• Repeals the provision that states that an employer is deemed to waive a failure to give notice of an occupational disease or death resulting from the disease unless the employer objects at a hearing on the claim prior to any award or decision.

Colorado House Bill 22-1347

On June 8, 2022, Gov. Polis signed House Bill 22-1347 that amends the Workers’ Compensation Act as follows:

  • Requires the employer or employer’s insurer to pay or deny within seven days after receipt of a claimant’s written request for advance mileage expenses for travel that is reasonably necessary and related to obtaining compensable treatment, supplies or services and requires round-trip travel greater than 100 miles.
  • If advance mileage expense payment is made and the specific travel for which payment was provided does not occur, the employer or, if insured, the employer’s insurer is entitled to a credit in the amount of the payment to be applied against liability for any future mileage expense reimbursements.
  • Clarifies how to determine the benefit amount for medical impairment when the amount payable using the schedule of injuries would be greater that the non-scheduled impairment benefits.
  • Increases the benefit payable for funeral and burial expenses from $7,500 to $12,500. Effective July 1, 2023, and each July 1 thereafter, requires the director to adjust the maximum amount payable for funeral and burial expenses.
  • Requires the employer to keep a record of all employee injuries that require active medical treatment for a period more than 180 calendar days after the date of injury was first reported to the employer and to report those claims to the Division upon the forms prescribed.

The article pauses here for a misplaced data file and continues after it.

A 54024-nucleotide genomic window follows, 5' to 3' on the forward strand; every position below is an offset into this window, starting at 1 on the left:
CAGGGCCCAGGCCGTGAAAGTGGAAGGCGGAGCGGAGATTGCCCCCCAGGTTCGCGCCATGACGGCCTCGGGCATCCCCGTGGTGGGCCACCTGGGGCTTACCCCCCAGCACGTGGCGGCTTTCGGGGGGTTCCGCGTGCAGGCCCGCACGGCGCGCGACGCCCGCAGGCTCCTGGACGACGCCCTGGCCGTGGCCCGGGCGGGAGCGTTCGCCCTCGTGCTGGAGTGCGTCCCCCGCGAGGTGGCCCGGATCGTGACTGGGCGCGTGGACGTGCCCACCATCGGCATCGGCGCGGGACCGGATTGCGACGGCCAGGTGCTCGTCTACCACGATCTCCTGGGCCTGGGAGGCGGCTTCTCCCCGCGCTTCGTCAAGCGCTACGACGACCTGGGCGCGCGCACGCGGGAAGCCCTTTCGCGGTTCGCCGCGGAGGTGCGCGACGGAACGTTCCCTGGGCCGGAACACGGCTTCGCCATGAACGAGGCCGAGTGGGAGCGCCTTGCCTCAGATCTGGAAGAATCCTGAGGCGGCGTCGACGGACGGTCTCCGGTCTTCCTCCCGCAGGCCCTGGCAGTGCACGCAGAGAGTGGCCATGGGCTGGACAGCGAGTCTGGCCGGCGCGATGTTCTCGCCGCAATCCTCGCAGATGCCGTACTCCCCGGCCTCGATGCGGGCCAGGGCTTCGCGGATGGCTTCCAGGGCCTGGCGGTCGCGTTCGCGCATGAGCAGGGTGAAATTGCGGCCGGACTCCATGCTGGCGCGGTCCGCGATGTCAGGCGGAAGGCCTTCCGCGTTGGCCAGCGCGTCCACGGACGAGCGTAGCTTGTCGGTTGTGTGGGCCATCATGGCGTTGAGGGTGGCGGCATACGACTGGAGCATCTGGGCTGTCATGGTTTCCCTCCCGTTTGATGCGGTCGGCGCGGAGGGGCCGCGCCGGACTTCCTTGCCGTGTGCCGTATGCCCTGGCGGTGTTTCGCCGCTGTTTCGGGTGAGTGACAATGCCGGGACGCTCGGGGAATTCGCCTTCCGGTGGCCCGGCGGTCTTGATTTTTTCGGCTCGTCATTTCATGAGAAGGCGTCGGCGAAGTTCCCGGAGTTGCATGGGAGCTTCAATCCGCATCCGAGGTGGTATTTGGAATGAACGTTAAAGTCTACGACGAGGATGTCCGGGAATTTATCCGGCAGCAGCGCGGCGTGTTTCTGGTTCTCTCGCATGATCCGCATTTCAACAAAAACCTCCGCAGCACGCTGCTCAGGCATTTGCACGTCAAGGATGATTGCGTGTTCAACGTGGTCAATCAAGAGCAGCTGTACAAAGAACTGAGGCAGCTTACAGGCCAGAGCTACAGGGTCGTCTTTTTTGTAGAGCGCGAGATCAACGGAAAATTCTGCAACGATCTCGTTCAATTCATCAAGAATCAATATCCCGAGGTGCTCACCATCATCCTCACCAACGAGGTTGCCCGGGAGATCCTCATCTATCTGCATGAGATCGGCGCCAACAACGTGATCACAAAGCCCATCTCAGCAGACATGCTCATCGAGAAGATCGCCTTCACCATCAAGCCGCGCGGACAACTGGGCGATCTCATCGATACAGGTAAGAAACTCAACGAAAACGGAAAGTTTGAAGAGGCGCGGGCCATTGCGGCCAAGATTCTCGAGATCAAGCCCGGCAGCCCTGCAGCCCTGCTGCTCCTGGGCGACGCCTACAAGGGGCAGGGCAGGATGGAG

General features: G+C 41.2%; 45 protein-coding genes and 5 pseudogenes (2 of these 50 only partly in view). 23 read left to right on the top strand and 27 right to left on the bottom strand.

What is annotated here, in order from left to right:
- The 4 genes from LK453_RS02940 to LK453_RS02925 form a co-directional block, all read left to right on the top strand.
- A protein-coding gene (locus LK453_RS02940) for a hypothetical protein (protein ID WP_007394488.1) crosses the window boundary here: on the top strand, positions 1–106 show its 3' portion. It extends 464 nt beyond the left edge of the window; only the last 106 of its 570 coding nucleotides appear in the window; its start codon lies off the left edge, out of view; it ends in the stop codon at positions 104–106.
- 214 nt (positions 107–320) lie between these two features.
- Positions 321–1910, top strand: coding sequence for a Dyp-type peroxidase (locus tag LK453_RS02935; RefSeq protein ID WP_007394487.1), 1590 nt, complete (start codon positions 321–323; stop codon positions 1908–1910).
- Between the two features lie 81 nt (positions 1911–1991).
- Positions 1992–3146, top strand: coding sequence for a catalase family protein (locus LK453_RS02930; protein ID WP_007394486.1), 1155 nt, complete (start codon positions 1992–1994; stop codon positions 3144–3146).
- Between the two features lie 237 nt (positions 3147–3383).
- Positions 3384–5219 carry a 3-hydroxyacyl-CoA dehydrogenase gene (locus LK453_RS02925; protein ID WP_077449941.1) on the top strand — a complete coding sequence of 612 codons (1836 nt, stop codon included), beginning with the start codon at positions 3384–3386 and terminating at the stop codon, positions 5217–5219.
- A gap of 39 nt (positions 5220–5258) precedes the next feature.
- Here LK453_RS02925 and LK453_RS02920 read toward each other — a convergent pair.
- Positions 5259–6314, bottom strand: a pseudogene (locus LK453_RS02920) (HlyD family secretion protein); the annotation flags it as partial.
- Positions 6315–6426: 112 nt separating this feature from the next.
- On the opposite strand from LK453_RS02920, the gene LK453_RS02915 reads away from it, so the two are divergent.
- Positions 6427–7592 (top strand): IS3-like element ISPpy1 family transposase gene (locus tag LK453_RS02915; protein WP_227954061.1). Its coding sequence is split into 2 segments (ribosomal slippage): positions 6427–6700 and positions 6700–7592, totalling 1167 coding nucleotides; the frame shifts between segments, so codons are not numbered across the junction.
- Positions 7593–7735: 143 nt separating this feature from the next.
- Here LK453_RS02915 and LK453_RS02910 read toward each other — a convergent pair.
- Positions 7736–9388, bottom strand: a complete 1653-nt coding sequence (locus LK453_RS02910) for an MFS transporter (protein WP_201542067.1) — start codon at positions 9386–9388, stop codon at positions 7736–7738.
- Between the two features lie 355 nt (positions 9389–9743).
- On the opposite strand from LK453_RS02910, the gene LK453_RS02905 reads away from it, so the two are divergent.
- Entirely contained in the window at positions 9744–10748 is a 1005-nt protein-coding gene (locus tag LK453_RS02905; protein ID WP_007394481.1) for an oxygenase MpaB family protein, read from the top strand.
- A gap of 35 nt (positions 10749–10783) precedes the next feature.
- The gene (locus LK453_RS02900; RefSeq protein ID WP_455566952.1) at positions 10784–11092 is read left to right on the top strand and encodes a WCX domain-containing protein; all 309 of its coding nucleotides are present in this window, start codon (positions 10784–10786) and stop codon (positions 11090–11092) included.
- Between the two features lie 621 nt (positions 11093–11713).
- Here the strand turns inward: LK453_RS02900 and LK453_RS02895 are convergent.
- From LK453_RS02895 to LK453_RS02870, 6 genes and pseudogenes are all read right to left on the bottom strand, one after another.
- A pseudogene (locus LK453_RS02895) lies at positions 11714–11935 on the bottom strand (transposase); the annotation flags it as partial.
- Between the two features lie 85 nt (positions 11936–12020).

• Defines “active medical treatment” as used in this bill.
  • This bill is effective at 12:01 a.m. on the day following the expiration of the 90-day period after final adjournment of the General Assembly and applies to injuries occurring, and mileage reimbursement claims in existence, on or after the effective date.

House Bill 22-1354

On June 8, 2022, Gov. Polis signed House Bill 22-1354 that clarifies provisions in the Workers’ Compensation Act relating to the release and disclosure of mental health records pertaining to an injured employee making a claim. The bill also requires a person providing mental health services, including cognitive behavioral therapy and other treatment modalities under the workers’ compensation system to be a formally trained and licensed mental health provider.

The director of the Division of Workers’ Compensation in the Department of Labor and Employment is allowed to develop rules to implement this bill.

This bill became effective upon the signature of the governor and applies to claims filed on or after the effective
date of this act.

For more information or any questions you may have, please contact the CSD Pool Claims Consultant, Paula Lowder at Paula.Lowder@mcgriff.com.